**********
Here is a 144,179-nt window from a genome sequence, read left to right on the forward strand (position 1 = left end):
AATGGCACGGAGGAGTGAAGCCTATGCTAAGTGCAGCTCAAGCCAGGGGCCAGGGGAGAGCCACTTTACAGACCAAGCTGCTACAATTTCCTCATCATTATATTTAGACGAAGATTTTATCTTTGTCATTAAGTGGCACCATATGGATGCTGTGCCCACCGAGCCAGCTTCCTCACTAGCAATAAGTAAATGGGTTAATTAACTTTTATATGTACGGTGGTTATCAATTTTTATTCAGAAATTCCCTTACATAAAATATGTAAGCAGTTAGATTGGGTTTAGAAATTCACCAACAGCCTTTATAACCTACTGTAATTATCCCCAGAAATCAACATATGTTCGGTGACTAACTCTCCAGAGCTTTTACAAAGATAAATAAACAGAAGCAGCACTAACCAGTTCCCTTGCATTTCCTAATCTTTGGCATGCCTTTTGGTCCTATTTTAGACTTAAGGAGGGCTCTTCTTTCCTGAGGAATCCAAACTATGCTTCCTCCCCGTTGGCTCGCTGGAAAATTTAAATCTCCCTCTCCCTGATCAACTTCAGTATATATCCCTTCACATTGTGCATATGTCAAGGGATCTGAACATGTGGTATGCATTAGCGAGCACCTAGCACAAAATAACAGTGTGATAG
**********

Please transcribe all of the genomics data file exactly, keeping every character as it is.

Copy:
Here is a 144,179-nt window from a genome sequence, read left to right on the forward strand (position 1 = left end):
AATGGCACGGAGGAGTGAAGCCTATGCTAAGTGCAGCTCAAGCCAGGGGCCAGGGGAGAGCCACTTTACAGACCAAGCTGCTACAATTTCCTCATCATTATATTTAGACGAAGATTTTATCTTTGTCATTAAGTGGCACCATATGGATGCTGTGCCCACCGAGCCAGCTTCCTCACTAGCAATAAGTAAATGGGTTAATTAACTTTTATATGTACGGTGGTTATCAATTTTTATTCAGAAATTCCCTTACATAAAATATGTAAGCAGTTAGATTGGGTTTAGAAATTCACCAACAGCCTTTATAACCTACTGTAATTATCCCCAGAAATCAACATATGTTCGGTGACTAACTCTCCAGAGCTTTTACAAAGATAAATAAACAGAAGCAGCACTAACCAGTTCCCTTGCATTTCCTAATCTTTGGCATGCCTTTTGGTCCTATTTTAGACTTAAGGAGGGCTCTTCTTTCCTGAGGAATCCAAACTATGCTTCCTCCCCGTTGGCTCGCTGGAAAATTTAAATCTCCCTCTCCCTGATCAACTTCAGTATATATCCCTTCACATTGTGCATATGTCAAGGGATCTGAACATGTGGTATGCATTAGCGAGCACCTAGCACAAAATAACAGTGTGATAG